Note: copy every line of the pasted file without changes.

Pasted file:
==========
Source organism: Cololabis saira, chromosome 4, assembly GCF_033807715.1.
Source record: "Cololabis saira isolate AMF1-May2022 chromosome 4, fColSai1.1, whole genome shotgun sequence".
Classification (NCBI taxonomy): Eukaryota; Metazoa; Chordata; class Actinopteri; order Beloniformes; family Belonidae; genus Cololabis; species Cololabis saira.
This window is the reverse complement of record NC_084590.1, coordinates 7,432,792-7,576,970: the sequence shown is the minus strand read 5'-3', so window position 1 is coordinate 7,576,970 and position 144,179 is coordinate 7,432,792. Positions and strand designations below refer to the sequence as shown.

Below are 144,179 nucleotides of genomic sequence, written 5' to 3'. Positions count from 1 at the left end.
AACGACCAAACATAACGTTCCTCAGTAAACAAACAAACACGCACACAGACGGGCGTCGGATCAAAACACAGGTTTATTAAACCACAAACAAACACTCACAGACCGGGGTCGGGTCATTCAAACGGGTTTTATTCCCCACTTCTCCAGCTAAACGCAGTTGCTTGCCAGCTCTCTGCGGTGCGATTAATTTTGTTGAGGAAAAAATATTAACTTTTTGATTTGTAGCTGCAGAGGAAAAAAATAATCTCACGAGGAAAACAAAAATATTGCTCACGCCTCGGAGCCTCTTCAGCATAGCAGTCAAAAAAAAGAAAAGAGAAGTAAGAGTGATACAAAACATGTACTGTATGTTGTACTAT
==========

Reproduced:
Source organism: Cololabis saira, chromosome 4, assembly GCF_033807715.1.
Source record: "Cololabis saira isolate AMF1-May2022 chromosome 4, fColSai1.1, whole genome shotgun sequence".
Classification (NCBI taxonomy): Eukaryota; Metazoa; Chordata; class Actinopteri; order Beloniformes; family Belonidae; genus Cololabis; species Cololabis saira.
This window is the reverse complement of record NC_084590.1, coordinates 7,432,792-7,576,970: the sequence shown is the minus strand read 5'-3', so window position 1 is coordinate 7,576,970 and position 144,179 is coordinate 7,432,792. Positions and strand designations below refer to the sequence as shown.

Below are 144,179 nucleotides of genomic sequence, written 5' to 3'. Positions count from 1 at the left end.
AACGACCAAACATAACGTTCCTCAGTAAACAAACAAACACGCACACAGACGGGCGTCGGATCAAAACACAGGTTTATTAAACCACAAACAAACACTCACAGACCGGGGTCGGGTCATTCAAACGGGTTTTATTCCCCACTTCTCCAGCTAAACGCAGTTGCTTGCCAGCTCTCTGCGGTGCGATTAATTTTGTTGAGGAAAAAATATTAACTTTTTGATTTGTAGCTGCAGAGGAAAAAAATAATCTCACGAGGAAAACAAAAATATTGCTCACGCCTCGGAGCCTCTTCAGCATAGCAGTCAAAAAAAAGAAAAGAGAAGTAAGAGTGATACAAAACATGTACTGTATGTTGTACTAT